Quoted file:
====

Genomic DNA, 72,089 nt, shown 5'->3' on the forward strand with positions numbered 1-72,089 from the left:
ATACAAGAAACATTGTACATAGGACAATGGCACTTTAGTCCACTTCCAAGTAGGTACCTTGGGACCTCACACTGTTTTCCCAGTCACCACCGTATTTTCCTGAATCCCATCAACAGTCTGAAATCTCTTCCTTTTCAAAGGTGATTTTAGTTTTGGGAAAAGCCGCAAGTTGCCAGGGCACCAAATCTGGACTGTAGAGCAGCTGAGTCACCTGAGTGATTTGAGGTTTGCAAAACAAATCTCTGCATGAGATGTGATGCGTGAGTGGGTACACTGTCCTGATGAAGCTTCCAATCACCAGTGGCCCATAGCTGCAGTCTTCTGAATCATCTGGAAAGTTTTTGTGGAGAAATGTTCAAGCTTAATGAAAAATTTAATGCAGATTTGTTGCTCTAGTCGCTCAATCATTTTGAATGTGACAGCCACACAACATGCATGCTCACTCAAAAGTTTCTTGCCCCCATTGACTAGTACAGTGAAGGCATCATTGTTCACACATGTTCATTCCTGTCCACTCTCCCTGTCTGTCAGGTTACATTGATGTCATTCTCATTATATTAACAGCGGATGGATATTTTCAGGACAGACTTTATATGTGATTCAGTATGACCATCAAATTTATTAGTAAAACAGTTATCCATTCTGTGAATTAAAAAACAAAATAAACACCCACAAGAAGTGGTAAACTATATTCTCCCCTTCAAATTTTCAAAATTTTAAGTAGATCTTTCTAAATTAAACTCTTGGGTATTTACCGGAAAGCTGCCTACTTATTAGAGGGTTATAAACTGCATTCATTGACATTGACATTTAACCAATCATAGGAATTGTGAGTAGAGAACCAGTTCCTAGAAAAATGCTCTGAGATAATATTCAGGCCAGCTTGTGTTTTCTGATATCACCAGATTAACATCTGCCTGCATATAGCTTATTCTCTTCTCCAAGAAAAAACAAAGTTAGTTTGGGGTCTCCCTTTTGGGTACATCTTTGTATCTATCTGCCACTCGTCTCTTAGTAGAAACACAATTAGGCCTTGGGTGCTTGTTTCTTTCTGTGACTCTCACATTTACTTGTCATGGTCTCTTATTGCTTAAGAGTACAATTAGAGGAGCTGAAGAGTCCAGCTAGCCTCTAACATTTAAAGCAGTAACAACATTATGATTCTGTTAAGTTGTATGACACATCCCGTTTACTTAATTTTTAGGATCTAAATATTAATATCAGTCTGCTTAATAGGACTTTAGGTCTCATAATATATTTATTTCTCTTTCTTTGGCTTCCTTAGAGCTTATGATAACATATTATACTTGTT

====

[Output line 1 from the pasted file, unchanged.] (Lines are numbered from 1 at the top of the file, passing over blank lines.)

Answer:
Genomic DNA, 72,089 nt, shown 5'->3' on the forward strand with positions numbered 1-72,089 from the left: